An Advanced Approach to Teaching Boys

“Confusion, bravado, restlessness, a preoccupation with peers, and questioning of authority aren’t manifestations of poor attitude; they are hallmarks of a particular time of life.”
-Nancie Atwell, In the Middle: New Understandings About Writing, Reading, and Learning

Imagine the educational possibilities in a setting where educators welcome the spirit that boys bring into the classroom.  Boys whose bodies are in perpetual motion, who are bored in half the time, and who want to touch everything.

At Seven Hills we take advantage of what makes middle school boys different, and we find meaningful ways to channel their energy and social needs instead of trying to legislate against them.  More independent activity, more say in what happens in the classroom, more responsibility for their learning, more peer instruction, and more hands-on experiences that help them organize concepts and reality.

Boys Learn Differently

“Ten areas where brain-based research reflects critical differences in learning-styles between boys and girls:  1) Deductive and Inductive Reasoning,  2) Abstract and Concrete Reasoning, 3) Use of Language, 4) Logic and Evidence, 5) Likelihood of Boredom, 6) Use of Space, 7) Physical Movement, 8) Sensitivity and Group Dynamics, 9) Use of Symbolism, and 10) Use of Learning Teams.”
-Michael Gurian, Boys and Girls Learn Differently! A Guide for Parents and Teachers

Seven Hills is founded on the belief that the differences between girls and boys are significant enough to support a model school committed to instructional methods based on current research concerning the minds and hearts of boys in their middle years.

Research clearly points to benefits in critical thinking and collaborative learning for boys in schools where class size, classroom space and layout, schedule and structure, opportunity for movement, and full sensory instruction are reexamined and connected. Few traditional schools can implement such a sweeping reconfiguration, and rarely can public schools consider grouping students by gender. Seven Hills is on the leading edge of a national movement recognizing the unique connections between boys and learning.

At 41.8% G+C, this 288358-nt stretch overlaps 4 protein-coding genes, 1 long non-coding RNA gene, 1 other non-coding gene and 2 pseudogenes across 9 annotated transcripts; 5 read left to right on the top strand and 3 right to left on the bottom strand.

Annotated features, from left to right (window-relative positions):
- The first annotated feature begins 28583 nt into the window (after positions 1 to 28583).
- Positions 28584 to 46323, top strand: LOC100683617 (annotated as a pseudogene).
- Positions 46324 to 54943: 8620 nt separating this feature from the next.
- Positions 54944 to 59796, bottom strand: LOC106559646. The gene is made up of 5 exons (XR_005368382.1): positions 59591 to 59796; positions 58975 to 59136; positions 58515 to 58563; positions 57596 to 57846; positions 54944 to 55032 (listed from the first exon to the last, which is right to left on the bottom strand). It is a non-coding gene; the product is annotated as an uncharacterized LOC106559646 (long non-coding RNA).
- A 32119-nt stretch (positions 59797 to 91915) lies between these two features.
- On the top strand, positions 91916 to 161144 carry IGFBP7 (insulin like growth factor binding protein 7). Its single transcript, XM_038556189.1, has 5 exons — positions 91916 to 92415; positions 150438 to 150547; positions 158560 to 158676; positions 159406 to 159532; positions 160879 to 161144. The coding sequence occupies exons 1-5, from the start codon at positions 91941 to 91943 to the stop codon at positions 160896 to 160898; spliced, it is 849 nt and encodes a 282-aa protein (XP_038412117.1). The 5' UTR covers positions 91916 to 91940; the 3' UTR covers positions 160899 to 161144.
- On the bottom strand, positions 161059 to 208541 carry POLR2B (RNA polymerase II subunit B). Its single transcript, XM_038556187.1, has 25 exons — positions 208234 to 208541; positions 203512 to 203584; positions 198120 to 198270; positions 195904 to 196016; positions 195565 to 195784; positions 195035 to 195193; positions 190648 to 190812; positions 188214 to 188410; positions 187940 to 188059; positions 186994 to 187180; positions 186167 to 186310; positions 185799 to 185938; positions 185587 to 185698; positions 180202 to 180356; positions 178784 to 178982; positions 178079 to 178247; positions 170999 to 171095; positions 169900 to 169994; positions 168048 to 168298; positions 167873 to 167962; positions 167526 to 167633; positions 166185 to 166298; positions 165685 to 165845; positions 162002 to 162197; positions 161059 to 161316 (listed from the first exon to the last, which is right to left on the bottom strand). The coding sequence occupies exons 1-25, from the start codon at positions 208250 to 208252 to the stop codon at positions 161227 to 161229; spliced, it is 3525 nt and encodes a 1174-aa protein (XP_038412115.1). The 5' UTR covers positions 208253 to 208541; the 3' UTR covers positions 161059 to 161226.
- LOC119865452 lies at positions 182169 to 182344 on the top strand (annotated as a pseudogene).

A Focused Learning Environment

“In American education, the numerical assessment of student performance inordinately influences curriculum and methods of instruction. From kindergarten to graduate school, educators “teach to the test.”  The transformed middle grade school will require new assessment approaches that promote disciplined inquiry among young adolescents.”
-Carnegie Council on Adolescent Development, TURNING POINTS: The Report of the Task Force on Education of Young Adolescents

Teachers at Seven Hills are encouraged to reduce teaching time at the front of the classroom and instead to work side-by-side with students during class periods. We employ a variety assessment tools to measure student learning and progress.   Tests function as learning exercises that deepen the learning experience rather than generate performance-based comparisons.

The Teacher as a Model

“Most importantly, I take off the top of my head and [learn] in front of the students.  I show them how I plan, change my mind, confront problems, weigh options, make decisions, use conventions and [adjust] to compose my life.”
-Nancie Atwell, In the Middle: New Understandings About Writing, Reading, and Learning

Each Seven Hills teacher is challenged to model curiosity based on her or his own spirit of inquiry.  Teachers embrace each boy’s achievement, from his slightest observations to his most stunning accomplishments.  Learning is fun at Seven Hills because the joy of it is modeled throughout our community. High fives are common here and are considered an appropriate gesture when boys make connections across the curriculum and share experiences.

Seven Hills is Organized Differently

“All of these ideas sound great, but other schools have the same research, right?  Some even make the same claims?  Is Seven Hills really different?”
-Prospective parent